Motive remains a mystery in San Jose mass shooting
Fox News correspondent Claudia Cowan joins ‘Special Report’ with the latest on the workplace massacre
As new details emerge a day after the San Jose shooting that ultimately claimed the lives of nine victims, Santa Clara County Sheriff Laurie Smith described Thursday morning how deputies and police officers arrived at the light rail facility within moments of the first 911 calls coming through.
Smith said the call came out about the shots fired at the Valley Transportation Authority (VTA) at 6:34 a.m. Wednesday, and a fire at the suspected gunman’s home eight miles away was reported at 6:37 a.m. so “he must have had some way to set it or someone else to do it.”
“What we’re operating under now, and I’m not sure this isn’t going to change, is that he set some kind of device to go off at a certain time probably to coincide with his shooting,” Smith said during an appearance Thursday morning on NBC’s “Today.”
She clarified that as of right now investigators do not believe there is more than one suspect. Smith also offered an explanation as to how the gunman managed to fatally shoot nine people so quickly, as the headquarters for the Santa Clara County Sheriff’s Office is located across from the VTA facility.
“I think he was very deliberate, very fast. He knew where employees would be,” Smith said. There were deceased in two separate buildings, which “we believe he went from building to building,” she added.
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Police secure the scene of a mass shooting at a rail yard run by the Santa Clara Valley Transportation Authority in San Jose, California, on May 26, 2021. REUTERS/Peter DaSilva( )
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A mass shooting at a San Jose, California, rail yard left nine people dead. The suspected shooter, identified as Samuel Cassidy, worked at the facility and took his own life, authorities said. (KGO)
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“We were there just within a few minutes, but I really credit the officers from the San Jose Police Department and the sheriff’s office deputies who confronted the suspect very quickly,” Smith continued. “And when they confronted the suspect, he took his own life.”
The suspect, identified by authorities as VTA employee Sam James Cassidy, 57, had two semi-automatic handguns and 11 loaded magazines on his person at the time of the shooting, Smith said. Law enforcement dogs brought into the shooting scene alerted on what is believed to be the gunman’s locker and in it were “materials for bombs, detonator chords, the precursor to an explosive,” she said.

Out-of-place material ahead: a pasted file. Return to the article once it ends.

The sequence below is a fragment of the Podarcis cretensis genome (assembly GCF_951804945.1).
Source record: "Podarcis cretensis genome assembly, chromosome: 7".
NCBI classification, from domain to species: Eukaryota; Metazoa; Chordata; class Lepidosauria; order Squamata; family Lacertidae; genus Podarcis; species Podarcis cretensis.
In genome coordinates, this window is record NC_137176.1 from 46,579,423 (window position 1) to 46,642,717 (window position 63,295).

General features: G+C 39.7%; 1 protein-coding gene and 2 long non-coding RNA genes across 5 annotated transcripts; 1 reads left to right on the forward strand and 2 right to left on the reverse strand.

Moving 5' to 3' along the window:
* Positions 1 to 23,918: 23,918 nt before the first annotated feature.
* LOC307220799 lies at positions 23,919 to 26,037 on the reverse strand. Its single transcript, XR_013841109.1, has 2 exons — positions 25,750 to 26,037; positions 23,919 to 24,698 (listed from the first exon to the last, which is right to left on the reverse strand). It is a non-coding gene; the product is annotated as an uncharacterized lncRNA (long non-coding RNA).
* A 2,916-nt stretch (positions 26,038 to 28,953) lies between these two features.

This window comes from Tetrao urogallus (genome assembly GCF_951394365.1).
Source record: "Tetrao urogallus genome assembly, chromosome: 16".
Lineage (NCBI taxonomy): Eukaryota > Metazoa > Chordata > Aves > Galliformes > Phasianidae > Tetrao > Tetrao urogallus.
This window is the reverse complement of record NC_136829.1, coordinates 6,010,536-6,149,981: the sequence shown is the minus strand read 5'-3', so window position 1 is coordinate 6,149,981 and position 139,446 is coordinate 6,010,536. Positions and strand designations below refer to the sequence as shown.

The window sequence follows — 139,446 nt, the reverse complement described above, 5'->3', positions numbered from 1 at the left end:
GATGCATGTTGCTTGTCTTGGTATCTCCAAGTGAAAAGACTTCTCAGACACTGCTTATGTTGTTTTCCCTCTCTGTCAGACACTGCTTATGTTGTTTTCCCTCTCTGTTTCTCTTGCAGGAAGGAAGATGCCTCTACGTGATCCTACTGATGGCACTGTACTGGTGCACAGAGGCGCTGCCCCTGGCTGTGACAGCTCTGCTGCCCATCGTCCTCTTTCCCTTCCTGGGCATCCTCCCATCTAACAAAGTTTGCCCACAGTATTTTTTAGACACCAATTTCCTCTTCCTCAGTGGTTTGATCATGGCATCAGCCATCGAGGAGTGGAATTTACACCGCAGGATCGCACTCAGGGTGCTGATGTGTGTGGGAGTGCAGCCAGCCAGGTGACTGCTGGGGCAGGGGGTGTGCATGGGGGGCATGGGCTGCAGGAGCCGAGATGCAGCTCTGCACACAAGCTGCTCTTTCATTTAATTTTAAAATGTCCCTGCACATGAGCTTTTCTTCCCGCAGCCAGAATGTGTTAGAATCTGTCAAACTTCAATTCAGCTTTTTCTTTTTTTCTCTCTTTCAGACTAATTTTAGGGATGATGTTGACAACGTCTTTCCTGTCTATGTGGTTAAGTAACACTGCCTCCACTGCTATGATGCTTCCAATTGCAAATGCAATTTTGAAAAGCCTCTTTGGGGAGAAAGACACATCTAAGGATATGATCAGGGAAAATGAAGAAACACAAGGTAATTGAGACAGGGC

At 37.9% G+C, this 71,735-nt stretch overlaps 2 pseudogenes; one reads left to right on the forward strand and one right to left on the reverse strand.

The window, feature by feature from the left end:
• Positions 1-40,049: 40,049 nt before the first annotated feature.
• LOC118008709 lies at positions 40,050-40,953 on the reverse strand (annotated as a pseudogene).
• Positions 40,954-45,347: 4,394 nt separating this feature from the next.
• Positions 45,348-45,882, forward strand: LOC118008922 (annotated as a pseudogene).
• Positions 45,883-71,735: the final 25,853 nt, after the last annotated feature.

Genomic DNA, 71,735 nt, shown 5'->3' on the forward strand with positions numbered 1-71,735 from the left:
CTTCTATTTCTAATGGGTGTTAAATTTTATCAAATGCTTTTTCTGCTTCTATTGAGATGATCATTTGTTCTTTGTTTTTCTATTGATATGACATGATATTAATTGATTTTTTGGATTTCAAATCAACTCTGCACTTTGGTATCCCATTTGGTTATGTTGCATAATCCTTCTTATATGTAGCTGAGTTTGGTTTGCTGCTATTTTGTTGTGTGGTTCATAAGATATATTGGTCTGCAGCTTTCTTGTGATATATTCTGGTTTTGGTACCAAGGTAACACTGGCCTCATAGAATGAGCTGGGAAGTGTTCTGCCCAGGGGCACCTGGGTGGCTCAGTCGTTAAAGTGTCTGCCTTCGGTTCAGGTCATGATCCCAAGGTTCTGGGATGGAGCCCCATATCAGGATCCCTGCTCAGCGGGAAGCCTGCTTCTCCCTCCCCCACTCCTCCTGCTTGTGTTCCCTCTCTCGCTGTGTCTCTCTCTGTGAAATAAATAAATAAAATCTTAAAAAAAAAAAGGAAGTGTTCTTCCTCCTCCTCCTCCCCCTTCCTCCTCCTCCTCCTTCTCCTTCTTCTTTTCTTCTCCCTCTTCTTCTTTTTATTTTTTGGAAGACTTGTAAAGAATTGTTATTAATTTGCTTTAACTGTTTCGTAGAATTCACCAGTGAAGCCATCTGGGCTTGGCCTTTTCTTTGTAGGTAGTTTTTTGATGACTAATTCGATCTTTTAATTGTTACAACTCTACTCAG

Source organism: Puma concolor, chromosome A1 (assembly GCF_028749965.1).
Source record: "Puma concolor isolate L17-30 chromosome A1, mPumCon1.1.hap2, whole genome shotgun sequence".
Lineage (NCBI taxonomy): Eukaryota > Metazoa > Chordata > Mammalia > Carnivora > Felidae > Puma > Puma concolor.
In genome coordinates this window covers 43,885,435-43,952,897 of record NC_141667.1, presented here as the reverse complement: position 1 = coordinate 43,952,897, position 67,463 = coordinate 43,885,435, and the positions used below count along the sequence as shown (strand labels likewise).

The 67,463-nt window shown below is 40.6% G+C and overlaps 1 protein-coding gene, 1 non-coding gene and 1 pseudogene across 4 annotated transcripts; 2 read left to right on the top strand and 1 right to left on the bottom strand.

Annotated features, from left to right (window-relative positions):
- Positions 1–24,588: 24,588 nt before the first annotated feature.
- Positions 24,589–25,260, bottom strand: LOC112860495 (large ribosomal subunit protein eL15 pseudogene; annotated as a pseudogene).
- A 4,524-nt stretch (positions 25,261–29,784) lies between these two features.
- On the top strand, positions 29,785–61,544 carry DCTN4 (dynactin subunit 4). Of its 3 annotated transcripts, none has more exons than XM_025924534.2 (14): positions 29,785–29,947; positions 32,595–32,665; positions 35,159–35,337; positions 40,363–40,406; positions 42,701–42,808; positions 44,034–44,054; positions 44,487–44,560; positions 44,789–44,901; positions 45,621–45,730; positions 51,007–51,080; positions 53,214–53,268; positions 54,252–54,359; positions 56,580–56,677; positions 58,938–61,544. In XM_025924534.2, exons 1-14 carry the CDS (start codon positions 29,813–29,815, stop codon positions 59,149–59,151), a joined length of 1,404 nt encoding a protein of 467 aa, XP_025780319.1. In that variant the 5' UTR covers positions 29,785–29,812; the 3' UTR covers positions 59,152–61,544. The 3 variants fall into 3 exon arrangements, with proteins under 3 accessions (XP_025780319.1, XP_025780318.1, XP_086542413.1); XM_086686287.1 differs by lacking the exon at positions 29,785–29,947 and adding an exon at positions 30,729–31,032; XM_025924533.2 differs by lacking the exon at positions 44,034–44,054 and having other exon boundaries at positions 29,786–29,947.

Investigators do not have information whether Cassidy targeted certain employees, Smith said. She said investigators are still looking into possible motives, adding, “What in world could possibly prompt someone to take this kind of action? We don’t know at this point.”
Smith said rounds of ammunition were also found at the gunman’s home. Fox 2 of the Bay Area previously reported that gasoline and ammunition were found inside the residence. Security camera footage showed Cassidy around 5:45 a.m. – less than an hour before the massacre – leaving home wearing a blue jumpsuit and tossing a black duffel bag into a white pickup truck, according to the station.
Cassidy had worked for VTA since at least 2012, according to the public payroll and pension database Transparent California, first as a mechanic from 2012 to 2014, then as someone who maintained substations.
His ex-wife said he had talked about killing people at work more than a decade ago.
“I never believed him, and it never happened. Until now,” Cecilia Nelms told the Associated Press on Wednesday. She said he used to come home from work resentful and angry over what he perceived as unfair assignments.
“He could dwell on things,” she said. The two divorced in 2005, and she hadn’t been in touch with Cassidy for about 13 years, Nelms said.
In court documents, an ex-girlfriend described Cassidy as volatile and violent, with major mood swings because of bipolar disorder that became worse when he drank heavily. Several times while he was drunk, Cassidy forced himself on her sexually despite her refusals, pinning her arms with his body weight, the woman alleged in a 2009 sworn statement filed after Cassidy had sought a restraining order against her.
The documents were obtained by The San Francisco Chronicle.
A total of 10 people were left dead Wednesday, including the gunman.
The Santa Clara County Office of the Medical Examiner-Coroner initially identified eight victims as Paul Delacruz Megia, 42; Taptejdeep Singh, 36; Adrian Balleza, 29; Jose Dejesus Hernandez, 35; Timothy Michael Romo, 49; Michael Joseph Rudometkin, 40; Abdolvahab Alaghmandan, 63, and Lars Kepler Lane, 63.
A ninth shooting victim died after being transported to a hospital, according to reports. That person was Alex Ward Fritch, 49, who died at Santa Clara Valley Medical Center, FOX 2 of the Bay Area reported.
Singh had worked as a light rail train driver for eight or nine years and had a wife, two small children and many family members, said his cousin, Bagga Singh. “We heard that he chose the people to shoot, but I don’t know why they choose him because he has nothing to do with him,” he said.
San Jose City Councilman Raul Peralez said Rudometkin was a close friend.
“There are no words to describe the heartache we are feeling right now, especially for his family,” he wrote on Facebook. “Eight families are feeling this same sense of loss tonight and our entire community is mourning as well.”
Fox News’ Dom Calicchio and the Associated Press contributed to this report.
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